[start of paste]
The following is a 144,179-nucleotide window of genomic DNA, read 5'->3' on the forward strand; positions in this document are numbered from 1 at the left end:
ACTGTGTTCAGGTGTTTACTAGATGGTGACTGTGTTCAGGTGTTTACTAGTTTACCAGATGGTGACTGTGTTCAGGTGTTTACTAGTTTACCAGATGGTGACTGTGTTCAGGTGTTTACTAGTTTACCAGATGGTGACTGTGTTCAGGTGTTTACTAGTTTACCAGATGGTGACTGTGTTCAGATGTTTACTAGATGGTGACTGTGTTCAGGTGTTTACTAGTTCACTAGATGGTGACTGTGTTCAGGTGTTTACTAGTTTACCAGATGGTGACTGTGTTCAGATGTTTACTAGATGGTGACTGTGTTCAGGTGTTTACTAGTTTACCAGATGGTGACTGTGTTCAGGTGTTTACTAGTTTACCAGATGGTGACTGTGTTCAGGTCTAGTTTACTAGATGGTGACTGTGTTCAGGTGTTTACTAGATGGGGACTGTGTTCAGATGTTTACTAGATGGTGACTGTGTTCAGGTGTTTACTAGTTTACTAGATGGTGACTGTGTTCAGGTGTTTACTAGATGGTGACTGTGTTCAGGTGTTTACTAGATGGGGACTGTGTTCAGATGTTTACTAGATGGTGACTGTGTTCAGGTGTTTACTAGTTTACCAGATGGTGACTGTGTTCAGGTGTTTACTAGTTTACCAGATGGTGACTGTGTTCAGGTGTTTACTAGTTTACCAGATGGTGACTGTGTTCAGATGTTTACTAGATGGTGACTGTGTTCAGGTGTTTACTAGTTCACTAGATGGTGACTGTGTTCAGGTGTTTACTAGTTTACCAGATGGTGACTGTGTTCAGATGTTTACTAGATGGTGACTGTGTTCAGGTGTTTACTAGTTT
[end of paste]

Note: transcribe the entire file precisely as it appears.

The following is a 144,179-nucleotide window of genomic DNA, read 5'->3' on the forward strand; positions in this document are numbered from 1 at the left end:
ACTGTGTTCAGGTGTTTACTAGATGGTGACTGTGTTCAGGTGTTTACTAGTTTACCAGATGGTGACTGTGTTCAGGTGTTTACTAGTTTACCAGATGGTGACTGTGTTCAGGTGTTTACTAGTTTACCAGATGGTGACTGTGTTCAGGTGTTTACTAGTTTACCAGATGGTGACTGTGTTCAGATGTTTACTAGATGGTGACTGTGTTCAGGTGTTTACTAGTTCACTAGATGGTGACTGTGTTCAGGTGTTTACTAGTTTACCAGATGGTGACTGTGTTCAGATGTTTACTAGATGGTGACTGTGTTCAGGTGTTTACTAGTTTACCAGATGGTGACTGTGTTCAGGTGTTTACTAGTTTACCAGATGGTGACTGTGTTCAGGTCTAGTTTACTAGATGGTGACTGTGTTCAGGTGTTTACTAGATGGGGACTGTGTTCAGATGTTTACTAGATGGTGACTGTGTTCAGGTGTTTACTAGTTTACTAGATGGTGACTGTGTTCAGGTGTTTACTAGATGGTGACTGTGTTCAGGTGTTTACTAGATGGGGACTGTGTTCAGATGTTTACTAGATGGTGACTGTGTTCAGGTGTTTACTAGTTTACCAGATGGTGACTGTGTTCAGGTGTTTACTAGTTTACCAGATGGTGACTGTGTTCAGGTGTTTACTAGTTTACCAGATGGTGACTGTGTTCAGATGTTTACTAGATGGTGACTGTGTTCAGGTGTTTACTAGTTCACTAGATGGTGACTGTGTTCAGGTGTTTACTAGTTTACCAGATGGTGACTGTGTTCAGATGTTTACTAGATGGTGACTGTGTTCAGGTGTTTACTAGTTT